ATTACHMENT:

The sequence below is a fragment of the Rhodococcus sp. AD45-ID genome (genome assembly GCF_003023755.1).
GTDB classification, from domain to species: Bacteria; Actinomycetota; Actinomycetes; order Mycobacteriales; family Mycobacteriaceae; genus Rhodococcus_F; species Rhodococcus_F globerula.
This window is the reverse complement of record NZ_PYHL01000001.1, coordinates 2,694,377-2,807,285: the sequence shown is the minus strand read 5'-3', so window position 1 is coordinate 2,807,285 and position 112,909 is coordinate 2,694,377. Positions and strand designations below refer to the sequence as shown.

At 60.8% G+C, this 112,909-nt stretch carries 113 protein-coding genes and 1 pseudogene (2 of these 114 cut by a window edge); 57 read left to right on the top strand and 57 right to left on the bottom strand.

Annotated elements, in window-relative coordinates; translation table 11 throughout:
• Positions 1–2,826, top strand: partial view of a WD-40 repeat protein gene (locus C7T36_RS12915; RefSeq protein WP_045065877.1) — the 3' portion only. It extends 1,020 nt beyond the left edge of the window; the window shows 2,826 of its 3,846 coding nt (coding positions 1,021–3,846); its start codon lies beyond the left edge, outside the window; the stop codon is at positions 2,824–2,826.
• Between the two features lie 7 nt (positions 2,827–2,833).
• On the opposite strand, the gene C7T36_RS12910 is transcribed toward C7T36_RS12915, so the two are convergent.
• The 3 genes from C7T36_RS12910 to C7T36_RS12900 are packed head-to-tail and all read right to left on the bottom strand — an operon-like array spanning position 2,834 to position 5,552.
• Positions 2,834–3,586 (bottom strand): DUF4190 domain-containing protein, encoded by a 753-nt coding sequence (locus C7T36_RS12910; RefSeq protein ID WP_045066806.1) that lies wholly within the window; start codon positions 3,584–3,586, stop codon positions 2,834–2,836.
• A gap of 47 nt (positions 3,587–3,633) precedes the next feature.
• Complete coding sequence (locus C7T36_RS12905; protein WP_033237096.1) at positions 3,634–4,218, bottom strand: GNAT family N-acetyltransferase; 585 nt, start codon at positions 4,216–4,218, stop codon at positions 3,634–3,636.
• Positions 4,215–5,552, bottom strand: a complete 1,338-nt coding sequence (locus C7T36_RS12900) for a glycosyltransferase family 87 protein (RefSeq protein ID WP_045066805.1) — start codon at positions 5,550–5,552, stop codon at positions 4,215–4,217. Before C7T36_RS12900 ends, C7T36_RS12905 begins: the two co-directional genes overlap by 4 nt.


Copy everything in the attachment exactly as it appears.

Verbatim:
The sequence below is a fragment of the Rhodococcus sp. AD45-ID genome (genome assembly GCF_003023755.1).
GTDB classification, from domain to species: Bacteria; Actinomycetota; Actinomycetes; order Mycobacteriales; family Mycobacteriaceae; genus Rhodococcus_F; species Rhodococcus_F globerula.
This window is the reverse complement of record NZ_PYHL01000001.1, coordinates 2,694,377-2,807,285: the sequence shown is the minus strand read 5'-3', so window position 1 is coordinate 2,807,285 and position 112,909 is coordinate 2,694,377. Positions and strand designations below refer to the sequence as shown.

At 60.8% G+C, this 112,909-nt stretch carries 113 protein-coding genes and 1 pseudogene (2 of these 114 cut by a window edge); 57 read left to right on the top strand and 57 right to left on the bottom strand.

Annotated elements, in window-relative coordinates; translation table 11 throughout:
• Positions 1–2,826, top strand: partial view of a WD-40 repeat protein gene (locus C7T36_RS12915; RefSeq protein WP_045065877.1) — the 3' portion only. It extends 1,020 nt beyond the left edge of the window; the window shows 2,826 of its 3,846 coding nt (coding positions 1,021–3,846); its start codon lies beyond the left edge, outside the window; the stop codon is at positions 2,824–2,826.
• Between the two features lie 7 nt (positions 2,827–2,833).
• On the opposite strand, the gene C7T36_RS12910 is transcribed toward C7T36_RS12915, so the two are convergent.
• The 3 genes from C7T36_RS12910 to C7T36_RS12900 are packed head-to-tail and all read right to left on the bottom strand — an operon-like array spanning position 2,834 to position 5,552.
• Positions 2,834–3,586 (bottom strand): DUF4190 domain-containing protein, encoded by a 753-nt coding sequence (locus C7T36_RS12910; RefSeq protein ID WP_045066806.1) that lies wholly within the window; start codon positions 3,584–3,586, stop codon positions 2,834–2,836.
• A gap of 47 nt (positions 3,587–3,633) precedes the next feature.
• Complete coding sequence (locus C7T36_RS12905; protein WP_033237096.1) at positions 3,634–4,218, bottom strand: GNAT family N-acetyltransferase; 585 nt, start codon at positions 4,216–4,218, stop codon at positions 3,634–3,636.
• Positions 4,215–5,552, bottom strand: a complete 1,338-nt coding sequence (locus C7T36_RS12900) for a glycosyltransferase family 87 protein (RefSeq protein ID WP_045066805.1) — start codon at positions 5,550–5,552, stop codon at positions 4,215–4,217. Before C7T36_RS12900 ends, C7T36_RS12905 begins: the two co-directional genes overlap by 4 nt.